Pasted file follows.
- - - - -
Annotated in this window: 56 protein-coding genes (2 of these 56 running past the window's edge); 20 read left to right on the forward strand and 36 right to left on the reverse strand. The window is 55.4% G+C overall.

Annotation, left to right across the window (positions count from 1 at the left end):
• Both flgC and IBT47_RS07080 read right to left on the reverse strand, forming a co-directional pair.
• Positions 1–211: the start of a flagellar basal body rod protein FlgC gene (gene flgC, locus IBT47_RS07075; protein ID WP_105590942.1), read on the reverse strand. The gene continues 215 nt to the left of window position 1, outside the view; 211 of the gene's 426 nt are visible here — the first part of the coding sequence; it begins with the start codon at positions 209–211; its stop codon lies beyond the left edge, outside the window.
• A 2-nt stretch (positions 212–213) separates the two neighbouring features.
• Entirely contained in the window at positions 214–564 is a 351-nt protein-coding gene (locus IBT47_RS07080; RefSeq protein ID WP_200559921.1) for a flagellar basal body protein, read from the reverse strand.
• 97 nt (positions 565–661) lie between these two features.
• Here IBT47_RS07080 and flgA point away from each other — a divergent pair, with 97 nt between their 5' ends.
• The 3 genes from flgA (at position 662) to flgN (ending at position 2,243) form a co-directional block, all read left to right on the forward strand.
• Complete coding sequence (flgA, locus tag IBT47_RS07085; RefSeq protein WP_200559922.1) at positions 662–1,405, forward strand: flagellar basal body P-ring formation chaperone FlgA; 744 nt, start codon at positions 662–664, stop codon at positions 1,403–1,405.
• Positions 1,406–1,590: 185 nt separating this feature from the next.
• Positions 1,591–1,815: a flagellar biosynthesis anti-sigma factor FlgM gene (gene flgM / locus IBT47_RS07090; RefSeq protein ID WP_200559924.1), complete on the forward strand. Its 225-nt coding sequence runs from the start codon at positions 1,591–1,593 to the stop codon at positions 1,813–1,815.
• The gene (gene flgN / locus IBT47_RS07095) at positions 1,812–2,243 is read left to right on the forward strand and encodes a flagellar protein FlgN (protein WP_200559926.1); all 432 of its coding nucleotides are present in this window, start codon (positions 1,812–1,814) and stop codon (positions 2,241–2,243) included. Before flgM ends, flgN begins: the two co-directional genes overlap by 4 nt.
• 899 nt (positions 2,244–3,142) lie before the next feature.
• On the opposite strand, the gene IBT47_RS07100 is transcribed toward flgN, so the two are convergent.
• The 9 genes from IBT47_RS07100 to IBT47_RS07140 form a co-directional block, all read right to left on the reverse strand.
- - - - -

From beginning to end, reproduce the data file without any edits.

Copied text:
Annotated in this window: 56 protein-coding genes (2 of these 56 running past the window's edge); 20 read left to right on the forward strand and 36 right to left on the reverse strand. The window is 55.4% G+C overall.

Annotation, left to right across the window (positions count from 1 at the left end):
• Both flgC and IBT47_RS07080 read right to left on the reverse strand, forming a co-directional pair.
• Positions 1–211: the start of a flagellar basal body rod protein FlgC gene (gene flgC, locus IBT47_RS07075; protein ID WP_105590942.1), read on the reverse strand. The gene continues 215 nt to the left of window position 1, outside the view; 211 of the gene's 426 nt are visible here — the first part of the coding sequence; it begins with the start codon at positions 209–211; its stop codon lies beyond the left edge, outside the window.
• A 2-nt stretch (positions 212–213) separates the two neighbouring features.
• Entirely contained in the window at positions 214–564 is a 351-nt protein-coding gene (locus IBT47_RS07080; RefSeq protein ID WP_200559921.1) for a flagellar basal body protein, read from the reverse strand.
• 97 nt (positions 565–661) lie between these two features.
• Here IBT47_RS07080 and flgA point away from each other — a divergent pair, with 97 nt between their 5' ends.
• The 3 genes from flgA (at position 662) to flgN (ending at position 2,243) form a co-directional block, all read left to right on the forward strand.
• Complete coding sequence (flgA, locus tag IBT47_RS07085; RefSeq protein WP_200559922.1) at positions 662–1,405, forward strand: flagellar basal body P-ring formation chaperone FlgA; 744 nt, start codon at positions 662–664, stop codon at positions 1,403–1,405.
• Positions 1,406–1,590: 185 nt separating this feature from the next.
• Positions 1,591–1,815: a flagellar biosynthesis anti-sigma factor FlgM gene (gene flgM / locus IBT47_RS07090; RefSeq protein ID WP_200559924.1), complete on the forward strand. Its 225-nt coding sequence runs from the start codon at positions 1,591–1,593 to the stop codon at positions 1,813–1,815.
• The gene (gene flgN / locus IBT47_RS07095) at positions 1,812–2,243 is read left to right on the forward strand and encodes a flagellar protein FlgN (protein WP_200559926.1); all 432 of its coding nucleotides are present in this window, start codon (positions 1,812–1,814) and stop codon (positions 2,241–2,243) included. Before flgM ends, flgN begins: the two co-directional genes overlap by 4 nt.
• 899 nt (positions 2,244–3,142) lie before the next feature.
• On the opposite strand, the gene IBT47_RS07100 is transcribed toward flgN, so the two are convergent.
• The 9 genes from IBT47_RS07100 to IBT47_RS07140 form a co-directional block, all read right to left on the reverse strand.